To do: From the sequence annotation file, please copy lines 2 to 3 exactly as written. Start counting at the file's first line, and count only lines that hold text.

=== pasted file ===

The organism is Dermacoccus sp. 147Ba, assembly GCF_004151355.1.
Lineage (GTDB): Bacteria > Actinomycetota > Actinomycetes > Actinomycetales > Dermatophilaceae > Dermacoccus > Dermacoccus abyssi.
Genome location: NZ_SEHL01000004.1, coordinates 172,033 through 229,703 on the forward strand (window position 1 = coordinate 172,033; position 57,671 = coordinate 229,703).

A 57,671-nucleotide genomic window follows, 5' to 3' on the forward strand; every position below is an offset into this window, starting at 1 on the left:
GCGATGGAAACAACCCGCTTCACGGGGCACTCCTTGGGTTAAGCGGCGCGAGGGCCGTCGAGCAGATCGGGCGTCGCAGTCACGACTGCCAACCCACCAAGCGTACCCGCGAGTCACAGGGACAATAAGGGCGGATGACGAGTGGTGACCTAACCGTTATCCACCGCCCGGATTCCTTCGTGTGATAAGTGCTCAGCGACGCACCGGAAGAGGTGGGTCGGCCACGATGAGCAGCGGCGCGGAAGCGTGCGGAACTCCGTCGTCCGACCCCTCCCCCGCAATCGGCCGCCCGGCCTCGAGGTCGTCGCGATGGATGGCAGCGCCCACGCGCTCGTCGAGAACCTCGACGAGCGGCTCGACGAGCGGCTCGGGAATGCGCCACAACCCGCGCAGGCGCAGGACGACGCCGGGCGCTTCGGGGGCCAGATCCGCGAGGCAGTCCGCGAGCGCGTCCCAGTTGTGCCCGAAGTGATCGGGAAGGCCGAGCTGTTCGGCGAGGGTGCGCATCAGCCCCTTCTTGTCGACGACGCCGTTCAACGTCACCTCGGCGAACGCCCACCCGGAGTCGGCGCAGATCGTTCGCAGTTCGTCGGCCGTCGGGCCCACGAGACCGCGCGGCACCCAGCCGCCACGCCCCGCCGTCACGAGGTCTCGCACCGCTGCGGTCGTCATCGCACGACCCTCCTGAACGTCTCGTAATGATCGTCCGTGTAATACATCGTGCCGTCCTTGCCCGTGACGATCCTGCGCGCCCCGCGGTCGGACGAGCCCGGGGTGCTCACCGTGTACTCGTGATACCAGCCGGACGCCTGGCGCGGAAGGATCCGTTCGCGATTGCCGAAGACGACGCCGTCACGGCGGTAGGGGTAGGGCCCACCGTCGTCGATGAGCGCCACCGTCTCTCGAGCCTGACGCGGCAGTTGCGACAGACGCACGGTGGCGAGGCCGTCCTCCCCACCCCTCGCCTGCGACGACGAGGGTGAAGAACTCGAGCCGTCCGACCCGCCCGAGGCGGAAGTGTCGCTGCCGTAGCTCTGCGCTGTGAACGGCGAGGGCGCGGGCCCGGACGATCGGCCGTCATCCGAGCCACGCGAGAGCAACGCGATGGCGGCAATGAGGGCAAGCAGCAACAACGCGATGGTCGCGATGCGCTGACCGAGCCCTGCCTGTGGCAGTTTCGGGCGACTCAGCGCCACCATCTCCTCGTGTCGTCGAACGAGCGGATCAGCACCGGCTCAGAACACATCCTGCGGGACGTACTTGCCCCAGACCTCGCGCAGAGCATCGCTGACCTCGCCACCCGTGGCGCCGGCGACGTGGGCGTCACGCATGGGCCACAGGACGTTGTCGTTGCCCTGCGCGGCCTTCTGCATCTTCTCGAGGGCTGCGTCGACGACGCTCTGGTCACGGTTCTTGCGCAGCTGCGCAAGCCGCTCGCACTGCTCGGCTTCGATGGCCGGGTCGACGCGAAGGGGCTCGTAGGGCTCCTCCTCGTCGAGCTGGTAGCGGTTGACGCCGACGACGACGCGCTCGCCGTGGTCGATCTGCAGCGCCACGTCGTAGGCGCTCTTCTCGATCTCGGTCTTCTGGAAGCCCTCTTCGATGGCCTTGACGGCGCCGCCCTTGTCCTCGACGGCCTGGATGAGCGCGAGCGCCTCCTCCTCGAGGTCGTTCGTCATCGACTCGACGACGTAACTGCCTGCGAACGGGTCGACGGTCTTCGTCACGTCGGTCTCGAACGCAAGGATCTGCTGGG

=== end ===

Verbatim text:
Lineage (GTDB): Bacteria > Actinomycetota > Actinomycetes > Actinomycetales > Dermatophilaceae > Dermacoccus > Dermacoccus abyssi.
Genome location: NZ_SEHL01000004.1, coordinates 172,033 through 229,703 on the forward strand (window position 1 = coordinate 172,033; position 57,671 = coordinate 229,703).